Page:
In another recent FPS development, Killzone has a weapon-carry limit. Unlike Halo and Brute Force, though, you can carry 3 weapons here. Unfortunately (I sure am using that word a lot tonight, aren't I?), it doesn't work very well either. Having 2 weapons allows you to quickly switch back from one type of weapon to your other weapon. The entire point of having a 2 weapon limit, aside from increased realism, is that you can carry two weapons for different sorts of situations: a shotgun for when enemies close in, or an assault rifle for medium range engagements. Switching between 3 becomes cumbersome and impossible to immediately get where you need to. Making it even more impossible are ridiculous weapon-switching animations you are forced to endure absolutely every time you switch weapons (usually him cocking the weapon, although he could be reloading and then cocking). Versus Halo, or Brute Force, you're unable to switch quickly from a weapon that's empty to a weapon that's ready to go in the heat of battle. This was a poor design decision, and factors into both single and multiplayer.
Weapons here run the usual gamut. Rifles, guns, rocket launchers, etc. Helghast weapons generally being less accurate and having more ammo, ISA weapons being the opposite. Considering how awful the reloading sequences are, I preferred going with Helghast weapons. However, when I say "less accurate", I friggin mean it. I've stood at 10 paces and have missed with 30 rounds of submachine gun fire on a stationary enemy as I stood directly in front of him. I've blasted people with shotgun fire multiple times just to get them to die at point blank because they were slightly outside the reticule. The game has on- and off-line multiplayer, but predictable frustrations happen considering the reload animations and framerate problems.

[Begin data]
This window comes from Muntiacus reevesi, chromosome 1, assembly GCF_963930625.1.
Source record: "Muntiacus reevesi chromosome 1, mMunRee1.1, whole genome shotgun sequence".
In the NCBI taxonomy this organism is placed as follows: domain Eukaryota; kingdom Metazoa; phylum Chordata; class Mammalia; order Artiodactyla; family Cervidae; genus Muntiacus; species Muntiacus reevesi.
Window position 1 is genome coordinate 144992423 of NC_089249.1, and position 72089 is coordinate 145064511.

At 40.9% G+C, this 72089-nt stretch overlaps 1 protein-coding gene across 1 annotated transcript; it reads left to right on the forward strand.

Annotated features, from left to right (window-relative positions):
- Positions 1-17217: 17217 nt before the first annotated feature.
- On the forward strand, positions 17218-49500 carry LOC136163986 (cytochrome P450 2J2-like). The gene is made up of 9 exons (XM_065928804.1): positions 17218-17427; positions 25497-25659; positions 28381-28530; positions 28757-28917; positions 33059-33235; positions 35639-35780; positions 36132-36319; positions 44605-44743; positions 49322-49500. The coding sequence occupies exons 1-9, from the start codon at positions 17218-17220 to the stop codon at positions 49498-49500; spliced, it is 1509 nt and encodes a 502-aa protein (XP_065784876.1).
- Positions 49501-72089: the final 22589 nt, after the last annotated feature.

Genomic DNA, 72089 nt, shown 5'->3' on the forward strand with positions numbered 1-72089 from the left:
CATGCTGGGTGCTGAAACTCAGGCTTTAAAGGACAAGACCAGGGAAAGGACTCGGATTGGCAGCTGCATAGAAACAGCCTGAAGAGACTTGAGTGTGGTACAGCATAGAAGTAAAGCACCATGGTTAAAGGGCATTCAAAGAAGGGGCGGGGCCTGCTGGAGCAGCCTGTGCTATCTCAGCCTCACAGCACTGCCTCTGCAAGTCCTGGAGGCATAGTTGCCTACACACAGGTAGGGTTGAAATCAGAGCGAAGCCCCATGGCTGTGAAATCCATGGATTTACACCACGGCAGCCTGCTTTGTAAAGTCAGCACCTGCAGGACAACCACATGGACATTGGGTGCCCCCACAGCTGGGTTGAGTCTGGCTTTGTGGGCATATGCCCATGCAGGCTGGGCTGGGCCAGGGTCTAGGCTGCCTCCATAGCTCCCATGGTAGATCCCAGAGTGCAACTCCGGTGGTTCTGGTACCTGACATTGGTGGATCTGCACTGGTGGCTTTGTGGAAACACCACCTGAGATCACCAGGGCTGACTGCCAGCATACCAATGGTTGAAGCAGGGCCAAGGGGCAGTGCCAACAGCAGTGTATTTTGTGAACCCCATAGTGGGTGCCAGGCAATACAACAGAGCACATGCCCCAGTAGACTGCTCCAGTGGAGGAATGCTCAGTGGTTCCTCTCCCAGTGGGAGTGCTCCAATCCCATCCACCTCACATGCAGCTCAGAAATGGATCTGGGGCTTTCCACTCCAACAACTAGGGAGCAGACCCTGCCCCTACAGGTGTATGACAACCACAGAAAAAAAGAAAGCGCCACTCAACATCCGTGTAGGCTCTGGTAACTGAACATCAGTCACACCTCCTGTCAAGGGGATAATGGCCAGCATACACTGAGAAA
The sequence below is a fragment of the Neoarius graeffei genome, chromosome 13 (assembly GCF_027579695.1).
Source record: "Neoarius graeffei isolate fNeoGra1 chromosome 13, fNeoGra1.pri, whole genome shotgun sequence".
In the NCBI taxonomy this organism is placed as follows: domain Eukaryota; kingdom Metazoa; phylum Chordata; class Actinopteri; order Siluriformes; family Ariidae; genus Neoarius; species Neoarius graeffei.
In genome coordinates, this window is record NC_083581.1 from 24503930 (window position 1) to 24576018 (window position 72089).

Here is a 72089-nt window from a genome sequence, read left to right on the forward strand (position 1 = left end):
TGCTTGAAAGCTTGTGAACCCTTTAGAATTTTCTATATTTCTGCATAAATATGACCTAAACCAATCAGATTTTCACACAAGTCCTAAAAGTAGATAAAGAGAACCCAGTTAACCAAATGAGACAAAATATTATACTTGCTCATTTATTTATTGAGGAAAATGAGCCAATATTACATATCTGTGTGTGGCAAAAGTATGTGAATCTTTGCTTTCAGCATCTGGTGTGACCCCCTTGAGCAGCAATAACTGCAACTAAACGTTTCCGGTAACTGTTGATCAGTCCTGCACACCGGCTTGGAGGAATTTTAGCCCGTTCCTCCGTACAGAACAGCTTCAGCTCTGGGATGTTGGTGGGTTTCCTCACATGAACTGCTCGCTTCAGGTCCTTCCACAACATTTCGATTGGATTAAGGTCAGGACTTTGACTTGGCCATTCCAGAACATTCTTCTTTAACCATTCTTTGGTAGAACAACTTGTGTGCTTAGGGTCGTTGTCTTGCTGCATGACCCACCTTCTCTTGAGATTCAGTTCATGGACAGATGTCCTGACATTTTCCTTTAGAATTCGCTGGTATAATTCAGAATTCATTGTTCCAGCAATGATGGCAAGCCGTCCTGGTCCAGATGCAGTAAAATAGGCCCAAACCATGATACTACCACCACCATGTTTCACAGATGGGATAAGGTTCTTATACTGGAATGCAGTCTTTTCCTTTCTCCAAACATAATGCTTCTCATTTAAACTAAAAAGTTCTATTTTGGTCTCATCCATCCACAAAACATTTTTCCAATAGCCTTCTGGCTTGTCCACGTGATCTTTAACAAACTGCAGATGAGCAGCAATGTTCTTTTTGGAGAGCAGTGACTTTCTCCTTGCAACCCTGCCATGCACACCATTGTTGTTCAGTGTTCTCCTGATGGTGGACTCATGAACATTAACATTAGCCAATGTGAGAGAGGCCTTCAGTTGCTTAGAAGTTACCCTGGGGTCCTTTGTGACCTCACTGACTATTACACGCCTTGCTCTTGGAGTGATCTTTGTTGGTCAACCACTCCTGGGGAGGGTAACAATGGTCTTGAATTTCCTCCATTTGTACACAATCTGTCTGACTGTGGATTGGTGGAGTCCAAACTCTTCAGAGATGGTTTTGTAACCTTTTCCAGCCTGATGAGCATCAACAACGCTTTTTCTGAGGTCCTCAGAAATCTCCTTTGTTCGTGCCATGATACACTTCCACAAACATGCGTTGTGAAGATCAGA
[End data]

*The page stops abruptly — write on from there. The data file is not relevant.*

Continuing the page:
Though the campaign mode is interesting, and the cutscenes and voiceacting are well done, I don't know if they're strong enough to carry the game. Idiotic AI, countless iterations of the same enemies (Am I playing Killzone or Time Crisis?), and frustrating level design which intimates more interesting experiences but punishes you for straying off the beaten path. Many times, some random character will shout "Captain, meet us over here, we'll escort you" without you knowing who they are or where they are. Of course, nothing can happen until you do this, and even if you try to look at other soldiers who might, you know, be guarding you and directing you toward your goal point, they are often off looking into space or aiming at (and into) walls. Dumb, dumb, dumb.
I usually don't go into games with expectations, because I'm easily disappointed. But I did expect this game to be better than average, especially because I knew with Sony publishing this, it could turn into a marquee title. But Killzone seems like it was rushed out for the holiday season. Another 3 or 4 months in development would have turned what is ultimately a substandard experience into an extremely memorable one. Going into the review, I was thinking of saying the game is average and leaving it at that. But the more I think about its flaws and potential, I have to go lower than that. While I love the storyline and want to see a sequel, this game probably doesn't warrant more than a very brief rental.